Any word on whether the sets will be able to accept 1080p signals?
post #67 of 6249
Quote:


Ok, so besides 1080p, what picture benifit would these LCOS sets have over sony's new A10 models coming out this summer?

Well, the A10 models are LCDs..

These new SXRDs should have a 90% fill rate (compared to ~60% with LCDs, IIRC) so you are going to get much smaller interpixel gaps/screen door with LCOS/SXRD compared to the A10s....of all the microdisplay tech currently out there (LCD/DLP/LCOS) LCOS have the smallest interpixel gaps of them all...

I am not sure how fast the response times are on the A10 LCDs but the <5ms respone time with SXRD might be another advantage....

Several Qualia 004/006 owners have raved about the shadow detail performance of their TVs so that (along with contrast ratio) might be another advantage....

I also believe SXRDs are notable for their color accuracy (wide gamut?) but how much of that is attributed to the Xenon bulbs used in the current Qualias and how much is attributed to the basic design of the SXRD technology is anyone's guess at this point...

One thing is for sure, these cheaper SXRDs will not use an expensive Xenon bulb so those lucious reds everybody raves about with the Qualias will probably be a distant memory....

LCOS is a much newer display technology compared to LCDs and even DLPs.....the trick has been getting decent blacks/CR performance and manufacturing the damn things

Quote:


Any word on whether the sets will be able to accept 1080p signals?

Well consider these facts:

The Qualia 004 R2 will accept a 1080p signal via HDMI...

The Sony PlayStation 3 will output 1080p via HDMI

These new SXRDs have dual HDMI ins (to match the dual HDMI out of a PS3)

IMO, there is no good reason to omit the abilty to accept 1080p signal on these sets.
post #68 of 6249
Just to keep in mind with regards to the Xenon lamp comment about the "reds". The Qualia 006 uses a 200W UHP Lamp. Only the Qualia 004 uses a Xenon lamp.

I just wanted to add that for clarification.
post #69 of 6249
Quote:
Originally Posted by KLee View Post

Well, the A10 models are LCDs..

Sony is not helping with the model numbers are they?

To clarify:

KDS-R50A10 1920 x 1080 SXRD
KDS-R60A10 1920 x 1080 SXRD

KDF-E55A20 1366 x 768 LCD
KDF-E60A20 1366 x 768 LCD

KDF-E42A10 1280 x 720 LCD
KDF-E50A10 1280 x 720 LCD
post #70 of 6249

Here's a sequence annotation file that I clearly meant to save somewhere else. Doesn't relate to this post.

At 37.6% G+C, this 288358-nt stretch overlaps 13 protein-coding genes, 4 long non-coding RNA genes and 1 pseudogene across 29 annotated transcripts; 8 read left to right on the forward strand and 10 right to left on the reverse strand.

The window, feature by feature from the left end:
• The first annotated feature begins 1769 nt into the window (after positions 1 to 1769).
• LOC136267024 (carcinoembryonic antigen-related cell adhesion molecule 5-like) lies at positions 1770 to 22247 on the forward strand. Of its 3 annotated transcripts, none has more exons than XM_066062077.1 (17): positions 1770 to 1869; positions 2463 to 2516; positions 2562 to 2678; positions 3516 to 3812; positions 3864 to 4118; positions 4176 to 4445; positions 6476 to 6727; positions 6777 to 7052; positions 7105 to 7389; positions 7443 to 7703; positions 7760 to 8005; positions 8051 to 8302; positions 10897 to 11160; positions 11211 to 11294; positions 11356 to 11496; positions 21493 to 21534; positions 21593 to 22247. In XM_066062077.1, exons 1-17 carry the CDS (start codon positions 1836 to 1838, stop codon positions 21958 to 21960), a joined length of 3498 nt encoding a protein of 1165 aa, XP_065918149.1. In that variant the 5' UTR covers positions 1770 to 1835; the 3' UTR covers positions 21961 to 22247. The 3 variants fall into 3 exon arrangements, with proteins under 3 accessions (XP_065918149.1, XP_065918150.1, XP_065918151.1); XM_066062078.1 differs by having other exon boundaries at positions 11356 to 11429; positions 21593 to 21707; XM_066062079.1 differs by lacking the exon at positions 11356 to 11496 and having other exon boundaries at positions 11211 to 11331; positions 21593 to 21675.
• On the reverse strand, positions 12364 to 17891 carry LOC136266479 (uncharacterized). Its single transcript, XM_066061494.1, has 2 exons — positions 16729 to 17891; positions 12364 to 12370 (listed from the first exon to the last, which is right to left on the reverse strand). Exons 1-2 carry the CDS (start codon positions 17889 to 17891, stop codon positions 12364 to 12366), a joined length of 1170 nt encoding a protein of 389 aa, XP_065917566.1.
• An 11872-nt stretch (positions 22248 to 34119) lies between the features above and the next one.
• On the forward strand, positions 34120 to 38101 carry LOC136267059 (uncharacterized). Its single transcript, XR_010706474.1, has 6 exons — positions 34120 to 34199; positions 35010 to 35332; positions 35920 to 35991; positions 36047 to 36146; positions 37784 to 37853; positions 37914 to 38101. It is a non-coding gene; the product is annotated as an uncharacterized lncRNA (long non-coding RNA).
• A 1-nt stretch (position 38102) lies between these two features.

Quote:
Originally Posted by KLee View Post


The Qualia 004 R2 will accept a 1080p signal via HDMI...

Both the Qualia 04 and the HS51 currently accept 1080p24sf which is ideal for film source content, and also happens to be a HDTV standard.

The rumored Qualia 004 R2 is said to accept 1080p60 input. Of course we will then anxiously await sources...
post #71 of 6249
Could someone explain why a smaller chip requires less/ cheaper optics?
post #72 of 6249
Quote:
Originally Posted by KLee View Post

I also believe SXRDs are notable for their color accuracy (wide gamut?) but how much of that is attributed to the Xenon bulbs used in the current Qualias and how much is attributed to the basic design of the SXRD technology is anyone's guess at this point...

Could it be possible to swap one of these Xenon bulbs into the new SXRD's? Seems like once the original bulb burned out, this would be an easy swap?
post #73 of 6249
If we are going to start guessing about bulbs and cost, I have to say that considering the tv's will cost around 5k USD, if they use the same qualia bulb it wont be all that out of place and if the color raves really are thanks to the bulb then I hope they leave it alone.

http://www.sonystyle.ca/commerce/ser...=n32050n100052
Thats the CA site so I assume that to be CA dollar, so around $400USD seems fine to me. =)
post #74 of 6249
Rogo, (MythBuster)

KDS-R50A10 1920 x 1080 SXRD
KDS-R60A10 1920 x 1080 SXRD

Do you think that these sets will actually make it to market by Oct/Nov, considering there is so little info on them right now?

Will they have a 1080p/60 input?

Fact or Myth?
=======================================================